High-risk patient management

 Nationally, just 10 percent of the population is estimated to account for about 64 percent of health care expenditures, often because of the overuse of hospital-based resources. By addressing care coordination, targeting intensive interventions, and ensuring greater clinic access, concentrating on this segment of the population improves their health while reducing costs. Many primary care practices are now testing methods of high-risk patient management, such as an “ambulatory intensive caring unit.” Preliminary evidence from programs for high-risk elderly patients shows modest reductions in hospital and emergency department use.

Integrated behavioral health

 Individuals with serious physical health problems often have concomitant mental health issues, and nearly half of those with any mental disorder meet the criteria for two or more disorders. However, most primary care doctors are ill-equipped or lack the time to fully address the psychosocial issues underlying many patients’ visits. A number of models for integrated or collaborative behavioral health and primary care are emerging. In one example, the Southcentral Foundation’s Nuka System of Care in Alaska normalizes behavioral health as a routine component of medical care, with integrated charts, care teams, and clinic design facilitating a spectrum of collaboration, from informal consultation to joint visits to more formal referrals.

Rapid, judicious access to specialty expertise

 Innovations in specialist access may help improve the value of costly specialty care while widening its reach. For instance, in San Francisco, a program known as eReferral—piloted in a safety-net system—uses simple technology to allow primary care providers to communicate quickly with specialists, sometimes eliminating the need for in-person consultation. In the same vein, a national program known as Project ECHO has shown that with the right staffing and technology infrastructure, primary care providers can co-manage patients with complex, chronic diseases like Hepatitis C.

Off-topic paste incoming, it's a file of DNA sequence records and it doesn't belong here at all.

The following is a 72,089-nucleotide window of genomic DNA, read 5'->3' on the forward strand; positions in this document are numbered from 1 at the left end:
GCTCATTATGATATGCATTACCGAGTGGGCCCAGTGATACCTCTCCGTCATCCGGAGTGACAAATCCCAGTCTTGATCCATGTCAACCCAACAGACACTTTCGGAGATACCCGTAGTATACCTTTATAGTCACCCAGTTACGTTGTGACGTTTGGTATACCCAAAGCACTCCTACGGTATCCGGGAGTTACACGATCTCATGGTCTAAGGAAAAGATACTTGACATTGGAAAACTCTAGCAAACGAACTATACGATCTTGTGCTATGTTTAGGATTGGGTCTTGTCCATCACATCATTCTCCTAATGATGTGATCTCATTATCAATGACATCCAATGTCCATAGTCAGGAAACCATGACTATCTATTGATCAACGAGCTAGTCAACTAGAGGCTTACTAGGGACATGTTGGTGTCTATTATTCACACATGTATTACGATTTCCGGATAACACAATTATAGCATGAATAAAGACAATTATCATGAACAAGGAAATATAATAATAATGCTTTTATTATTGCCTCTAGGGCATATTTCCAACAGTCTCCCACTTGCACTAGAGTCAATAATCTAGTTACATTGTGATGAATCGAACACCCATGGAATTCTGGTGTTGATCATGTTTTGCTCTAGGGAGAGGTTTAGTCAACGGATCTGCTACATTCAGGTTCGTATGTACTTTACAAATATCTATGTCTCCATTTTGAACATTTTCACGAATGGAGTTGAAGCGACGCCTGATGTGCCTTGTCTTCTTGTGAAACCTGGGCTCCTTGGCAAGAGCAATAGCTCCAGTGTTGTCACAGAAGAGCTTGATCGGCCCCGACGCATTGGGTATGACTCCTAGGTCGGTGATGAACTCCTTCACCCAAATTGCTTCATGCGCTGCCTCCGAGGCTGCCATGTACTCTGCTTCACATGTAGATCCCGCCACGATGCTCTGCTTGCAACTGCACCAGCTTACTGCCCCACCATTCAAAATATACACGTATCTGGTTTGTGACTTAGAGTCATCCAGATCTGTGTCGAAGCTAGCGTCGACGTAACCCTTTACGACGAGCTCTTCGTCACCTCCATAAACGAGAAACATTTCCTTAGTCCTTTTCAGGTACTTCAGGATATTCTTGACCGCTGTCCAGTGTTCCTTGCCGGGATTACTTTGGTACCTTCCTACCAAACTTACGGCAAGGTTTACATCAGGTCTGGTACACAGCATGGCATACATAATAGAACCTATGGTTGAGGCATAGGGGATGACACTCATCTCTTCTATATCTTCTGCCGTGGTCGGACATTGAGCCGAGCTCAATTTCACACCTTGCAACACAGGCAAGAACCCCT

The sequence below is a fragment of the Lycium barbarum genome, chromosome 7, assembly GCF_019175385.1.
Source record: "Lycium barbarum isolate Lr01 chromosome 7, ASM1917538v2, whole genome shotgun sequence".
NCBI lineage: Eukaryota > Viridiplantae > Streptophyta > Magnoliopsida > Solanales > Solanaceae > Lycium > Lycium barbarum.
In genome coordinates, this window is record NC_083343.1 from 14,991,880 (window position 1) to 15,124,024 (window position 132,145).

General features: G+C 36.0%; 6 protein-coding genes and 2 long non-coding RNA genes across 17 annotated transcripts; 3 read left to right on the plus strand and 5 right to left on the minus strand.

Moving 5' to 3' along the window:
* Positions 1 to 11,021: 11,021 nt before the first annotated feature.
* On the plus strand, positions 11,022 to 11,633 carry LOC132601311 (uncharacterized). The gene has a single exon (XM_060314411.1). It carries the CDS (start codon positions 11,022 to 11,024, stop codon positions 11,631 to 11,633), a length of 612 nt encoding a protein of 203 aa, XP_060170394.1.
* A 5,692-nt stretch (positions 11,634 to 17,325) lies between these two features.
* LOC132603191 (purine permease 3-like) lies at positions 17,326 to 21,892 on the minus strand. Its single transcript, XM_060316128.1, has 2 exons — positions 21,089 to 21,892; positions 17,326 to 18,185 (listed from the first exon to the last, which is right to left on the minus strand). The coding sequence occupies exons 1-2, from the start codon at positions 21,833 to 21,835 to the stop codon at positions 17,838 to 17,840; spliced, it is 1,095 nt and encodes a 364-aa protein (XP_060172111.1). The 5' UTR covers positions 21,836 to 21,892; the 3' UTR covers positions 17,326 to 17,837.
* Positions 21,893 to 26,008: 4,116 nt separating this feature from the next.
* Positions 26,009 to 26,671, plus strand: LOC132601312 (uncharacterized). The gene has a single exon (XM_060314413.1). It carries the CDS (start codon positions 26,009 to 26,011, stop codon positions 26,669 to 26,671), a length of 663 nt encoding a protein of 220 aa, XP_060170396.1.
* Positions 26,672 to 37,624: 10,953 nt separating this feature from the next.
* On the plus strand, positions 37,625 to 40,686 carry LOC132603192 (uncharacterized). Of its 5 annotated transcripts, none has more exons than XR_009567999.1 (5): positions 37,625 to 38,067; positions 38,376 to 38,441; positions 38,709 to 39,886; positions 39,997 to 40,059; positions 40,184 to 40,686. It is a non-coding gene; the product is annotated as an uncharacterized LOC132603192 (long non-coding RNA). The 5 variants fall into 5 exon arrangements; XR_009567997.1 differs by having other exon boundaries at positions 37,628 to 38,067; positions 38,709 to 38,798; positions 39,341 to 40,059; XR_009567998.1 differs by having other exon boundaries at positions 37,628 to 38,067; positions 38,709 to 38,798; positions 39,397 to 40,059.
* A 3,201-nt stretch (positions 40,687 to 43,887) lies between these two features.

Moving more care into the community and into the home

 For primary care to improve health on a large scale, it must extend beyond a clinic’s walls into patients’ communities. Community health workers—lay community members with focused health care training—enhance episodic primary care through continuous, personal partnerships. Meanwhile, home-based primary care, usually delivered by interdisciplinary teams, treats seriously ill patients whom routine clinic-based care is unable to accommodate. The Veterans Health Administration has pioneered home-based primary care programs that facilitate veterans’ independence at home, provide much-needed support to caregivers, and may avert costly hospital visits and nursing home stays.

I chose a career in primary care in part because of these inspiring bright spots. Startup primary care networks like Iora Health offer a chance to disrupt the existing health care paradigm. And investment by established institutions like Harvard Medical School (in a Center for Primary Care) and the American Medical Association (in innovative primary care training) indicates broader interest in improving primary care.

People have always needed excellent primary care. And patients may fret about how the 15 million uninsured people projected to sign up for coverage in 2014 will affect access to care. But grassroots groups like Primary Care Progress are branding this a once-in-a-generation opportunity to revitalize our health infrastructure, and healing our sick healthcare system starts with elevating high-quality primary care. 

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Dave Chokshi is a primary-care doctor. He recently served as a White House Fellow with the Department of Veterans Affairs.